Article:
• Evapotranspiration, Consumptive Water Use, And Responses To Self-Imposed Drought Of Three Warm Season Grasses Grown In A Semi-Arid Region

      Walworth, James L; Henry, William Nathan; Walworth, James L (The University of Arizona., 2007)
      Evapotranspiration rates (ET) and consumptive water use (CWU) were measured for three desert turfgrasses using weighing lysimeters with a calcined clay growth medium. Water use rates were compared over a two-year study for 'Sea Isle I' seashore paspalum (Paspalum vaginatum) and A138 desert saltgrass (Distichlis spicata), along with 'Tifway' bermudagrass (Cynodon dactylon x Cynodon transvaalensis). Saltgrass showed elevated leaf canopy temperatures for extended periods before exhibiting visible wilt symptoms while 'Tifway' bermudagrass and seashore paspalum wilted readily, even at relatively high soil water contents. Saltgrass transpired for 11.9 d on average before drought stress was observed. Seashore paspalum maintained leaf turgor, on average 5.6 d without irrigation, whereas 'Tifway' bermudagrass averaged 4.0 d before requiring irrigation. The two-year average Kc values for three grasses before self-imposed drought was expressed by visible leaf wilting were 0.85, 0.79, and 0.74, for A138 saltgrass, 'Sea Isle I' seashore paspalum, and 'Tifway' bermudagrass, respectively.
    • Field Measurement of the Soil-Water Storage Capacity of Evapotranspiration Covers Using Lysimeters.

      Chartrand, Shawna Lee.; Glenn, Edward P. (The University of Arizona., 2004)
      Three soils were tested as possible substrates for an evapotranspiration cover for a Uranium mill tailings disposal site in Moab, Utah. Small weighing field lysimeters were used to determine the field capacity of soils with the effect of a coarse-grained capillary barrier placed beneath the soil to increase water retention. Water was ponded on each lysimeter and then covered with plastic to prevent evaporation. Lysimeters were drained and weighed periodically throughout the experiment. Field capacity was determined by the weight of the lysimeter when drainage stopped. Results were compared to a mathematical model for estimating water storage of capillary barriers. Results from particle size analyses were also compared to water storage results and we found that both sand and clay were significant factors (p <0.05) in explaining water storage. After determining the water-holding capacity of the soils, recommendations on the most suitable soil for the Moab evapotranspiration cap will be made.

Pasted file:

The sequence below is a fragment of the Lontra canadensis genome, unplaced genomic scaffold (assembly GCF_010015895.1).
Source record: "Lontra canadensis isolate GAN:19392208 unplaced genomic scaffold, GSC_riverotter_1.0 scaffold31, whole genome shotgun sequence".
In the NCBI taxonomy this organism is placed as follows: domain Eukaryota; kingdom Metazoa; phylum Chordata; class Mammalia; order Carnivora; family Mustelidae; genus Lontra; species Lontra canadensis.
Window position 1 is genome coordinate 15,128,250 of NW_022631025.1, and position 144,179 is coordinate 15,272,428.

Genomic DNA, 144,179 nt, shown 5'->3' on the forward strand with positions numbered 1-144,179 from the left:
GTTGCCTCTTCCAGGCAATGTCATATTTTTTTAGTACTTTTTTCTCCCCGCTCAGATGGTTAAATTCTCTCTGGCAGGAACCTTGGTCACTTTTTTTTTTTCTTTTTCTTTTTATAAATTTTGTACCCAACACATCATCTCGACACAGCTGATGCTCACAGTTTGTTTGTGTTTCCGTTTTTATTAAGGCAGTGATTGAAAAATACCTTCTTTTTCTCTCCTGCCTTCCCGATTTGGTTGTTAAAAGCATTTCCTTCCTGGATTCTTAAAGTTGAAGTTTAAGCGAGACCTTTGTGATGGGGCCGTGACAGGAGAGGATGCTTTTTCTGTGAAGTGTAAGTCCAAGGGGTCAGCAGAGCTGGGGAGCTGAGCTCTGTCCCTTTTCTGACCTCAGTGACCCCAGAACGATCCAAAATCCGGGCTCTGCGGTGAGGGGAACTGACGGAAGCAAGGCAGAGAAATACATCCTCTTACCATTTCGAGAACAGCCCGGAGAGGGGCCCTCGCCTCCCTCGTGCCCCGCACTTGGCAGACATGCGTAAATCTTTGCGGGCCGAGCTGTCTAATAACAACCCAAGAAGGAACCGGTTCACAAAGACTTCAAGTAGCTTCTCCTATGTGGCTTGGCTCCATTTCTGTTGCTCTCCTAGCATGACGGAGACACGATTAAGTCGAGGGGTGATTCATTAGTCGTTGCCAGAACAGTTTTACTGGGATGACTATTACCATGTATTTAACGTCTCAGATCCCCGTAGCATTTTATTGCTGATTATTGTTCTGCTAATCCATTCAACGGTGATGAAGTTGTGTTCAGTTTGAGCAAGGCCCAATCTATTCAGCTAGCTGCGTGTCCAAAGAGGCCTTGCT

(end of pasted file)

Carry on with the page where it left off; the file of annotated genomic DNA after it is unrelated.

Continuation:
• In Situ Characterization of Unsaturated Soil Hydraulic Properties at the Maricopa Environmental Monitoring Site

      Graham, Aaron Robert; Wierenga, Peter J. (The University of Arizona., 2004)
      Characterization of the unsaturated hydraulic properties is fundamental in modeling soil water flow and contaminant transport in the vadose zone. The objective of this study was to develop a database of in situ determined unsaturated hydraulic properties for a 50 x 50 meter field site. Two infiltration experiments were conducted. Neutron probe and tensiometers were used to determine soil water content and soil water potential to a depth of 10 meters throughout the irrigation and redistribution phases of both experiments. Unsaturated hydraulic conductivity was determined from changes in soil water content using the instantaneous profile method with a simplified unit gradient approach. Hydraulic properties determined from the redistribution phase of experiment 1 were evaluated by means of a one-dimensional forward simulation of wetting front arrival times at the 3, 5 and 10 m depths for experiment 2. It was found that predictions of wetting front arrival times at 10 m were late by an average of 15%. The hydraulic gradient averaged 0.97 throughout the redistribution phase of experiment 1, thus the unit gradient assumption, used to determine unsaturated hydraulic properties for nine locations and 40 depths within the 50 x 50 m field plot, was justified for this deep layered profile.
    • Integrative Aquaculture and Agriculture: Nitrogen and Phopshorous Recycling in Maricopa, Arizona.

      Stevenson, Kalb T.; Fitzsimmons, Kevin; Clay, Patrik (The University of Arizona., 2003)